Put your CB back together and test it to make sure it’s working. You’re finished! Obviously, you won’t be able to talk on normal CB channels anymore since your CB is transmitting and receiving at a much higher frequency now. But who cares, CB channels are lame anyway. Let’s hop in the car and drive to our nearest fast food establishment to test it out.

Sit near the drive-thru and wait for a customer to pull up. While the customer is talking to the drive-thru speaker, start flipping through your channels until you hear them talking. I’ve found that most drive thrus end up being somewhere in the 16 – 25 channel range. I’ve never found one above channel 30 and only a few on channels 1 through 15. It all depends on how their drive-thru is set up and what frequencies they’re using. Anyway, push down your talk button and start talking to the customer.

The cool thing about using a CB radio to transmit on drive-thru frequencies is that a CB is designed to work for several miles. The headsets that those fast food people wear are only designed to work for about 100 feet. So you can easily overpower the employees, even if you’re several parking lots away. In fact, you may be inadvertently screwing with several other drive-thrus in town without even knowing it. This is more likely when you’re using the kind of CB radio that’s supposed to be installed in a car. Those usually run on 5 watts and can cover an entire city. This is another reason I like to use my walkie talkie. It’s lucky if it will work for even a mile, so I’m only harassing one restaurant at a time.

If you found this tutorial useful, you might also enjoy the video I’ve made on the same subject. It includes much of the same information in this tutorial, but also includes actual footage of us messing with a drive-thru with this CB mod. Enjoy!

You might also enjoy our original Taco Bell Takeover video, our Happy Birthday drive-thru video and our Drive-Thru Shenanigans video.

Brad Carter

I run this town.

29 thoughts on “How To Hijack Fast Food Drive-Thru Frequencies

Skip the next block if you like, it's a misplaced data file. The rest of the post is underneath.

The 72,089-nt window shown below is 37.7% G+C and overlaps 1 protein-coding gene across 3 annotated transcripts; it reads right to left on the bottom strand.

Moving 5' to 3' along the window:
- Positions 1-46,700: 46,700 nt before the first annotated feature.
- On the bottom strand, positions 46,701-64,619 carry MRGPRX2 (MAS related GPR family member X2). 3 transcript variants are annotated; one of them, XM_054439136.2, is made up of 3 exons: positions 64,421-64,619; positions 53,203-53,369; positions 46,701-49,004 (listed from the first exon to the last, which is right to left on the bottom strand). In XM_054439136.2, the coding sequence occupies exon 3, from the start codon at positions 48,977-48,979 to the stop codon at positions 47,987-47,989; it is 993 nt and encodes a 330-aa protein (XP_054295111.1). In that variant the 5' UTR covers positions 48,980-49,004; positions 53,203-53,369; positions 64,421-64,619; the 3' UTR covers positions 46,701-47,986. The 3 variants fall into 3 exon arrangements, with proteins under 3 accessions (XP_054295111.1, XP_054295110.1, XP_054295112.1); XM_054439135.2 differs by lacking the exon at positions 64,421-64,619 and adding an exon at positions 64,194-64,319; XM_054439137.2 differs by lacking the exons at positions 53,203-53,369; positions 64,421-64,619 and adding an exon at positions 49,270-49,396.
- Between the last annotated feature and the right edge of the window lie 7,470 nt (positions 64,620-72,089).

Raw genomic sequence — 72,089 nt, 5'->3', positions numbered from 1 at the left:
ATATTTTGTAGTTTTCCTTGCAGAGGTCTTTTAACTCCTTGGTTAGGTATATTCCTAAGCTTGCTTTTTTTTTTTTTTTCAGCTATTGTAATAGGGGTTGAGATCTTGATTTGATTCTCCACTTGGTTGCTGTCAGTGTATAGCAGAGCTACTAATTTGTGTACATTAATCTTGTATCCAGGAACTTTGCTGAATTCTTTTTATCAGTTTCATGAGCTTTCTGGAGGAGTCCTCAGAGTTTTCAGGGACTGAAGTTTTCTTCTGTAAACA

• April 1, 2008 at 10:51 am

    Thanks brad! i did this and i have already closed down 3 drivethru’s FOREVER!

  • April 8, 2008 at 10:42 pm

    Something about that crystal you are using sounds familiar… I think it had to do with a Radio shack Tone Dialler :)

  • April 9, 2008 at 12:21 pm

    this sucks, i bought a brand new cb radio from radio shack and it didn’t even have the crystal in it, not only that but i bought a brand new toaster from wal-mart and it didn’t have a crystal in it either.

  • April 9, 2008 at 8:58 pm

    Throw away the toaster? Dude! No!

    Are you going to be connected to the internet through an el-cheapo router, or through an internet toaster? Easy choice on any day but Monday.

  • April 13, 2008 at 9:40 am

    This can work. Some toasters DO have a crystal in them and SOME CB radios have a crystal in them, in fact most CB radios have a different value of a crystal than RBCP’s. So you have to find a crystal with the appropriate value in it. This may or may not be a joke but it still has some correctness to it.

  • April 18, 2008 at 10:52 am

    i did everything but it still wont work, i unsaughtered and resaughtered the correct crystal in a cobra cb radio. why wont it work?

  • May 13, 2008 at 8:35 am

    Yeah.. not sure what to think of this now.. I bought the CB radio new, it was exactly as described.. a “midland” to be exact. It has the 40 channel display on the front and all that. I also bought a bunch of 6.5536 crystals brand new from digi-key and was extremely carefull installing them so not to damage anything on the solder board. Still doesn’t work. Picks up absolutely nothing, and I tried every fast food joint in town.

  • June 1, 2008 at 7:41 pm